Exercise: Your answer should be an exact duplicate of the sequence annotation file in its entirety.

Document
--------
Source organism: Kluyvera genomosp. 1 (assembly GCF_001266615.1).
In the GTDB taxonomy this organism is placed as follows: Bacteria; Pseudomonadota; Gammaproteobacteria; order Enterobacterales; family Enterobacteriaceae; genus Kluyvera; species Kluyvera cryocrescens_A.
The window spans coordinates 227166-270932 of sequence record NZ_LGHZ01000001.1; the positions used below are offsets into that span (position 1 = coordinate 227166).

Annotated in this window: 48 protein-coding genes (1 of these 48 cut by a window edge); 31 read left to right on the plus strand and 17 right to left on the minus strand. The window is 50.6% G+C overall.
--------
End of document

Source organism: Kluyvera genomosp. 1 (assembly GCF_001266615.1).
In the GTDB taxonomy this organism is placed as follows: Bacteria; Pseudomonadota; Gammaproteobacteria; order Enterobacterales; family Enterobacteriaceae; genus Kluyvera; species Kluyvera cryocrescens_A.
The window spans coordinates 227166-270932 of sequence record NZ_LGHZ01000001.1; the positions used below are offsets into that span (position 1 = coordinate 227166).

Annotated in this window: 48 protein-coding genes (1 of these 48 cut by a window edge); 31 read left to right on the plus strand and 17 right to left on the minus strand. The window is 50.6% G+C overall.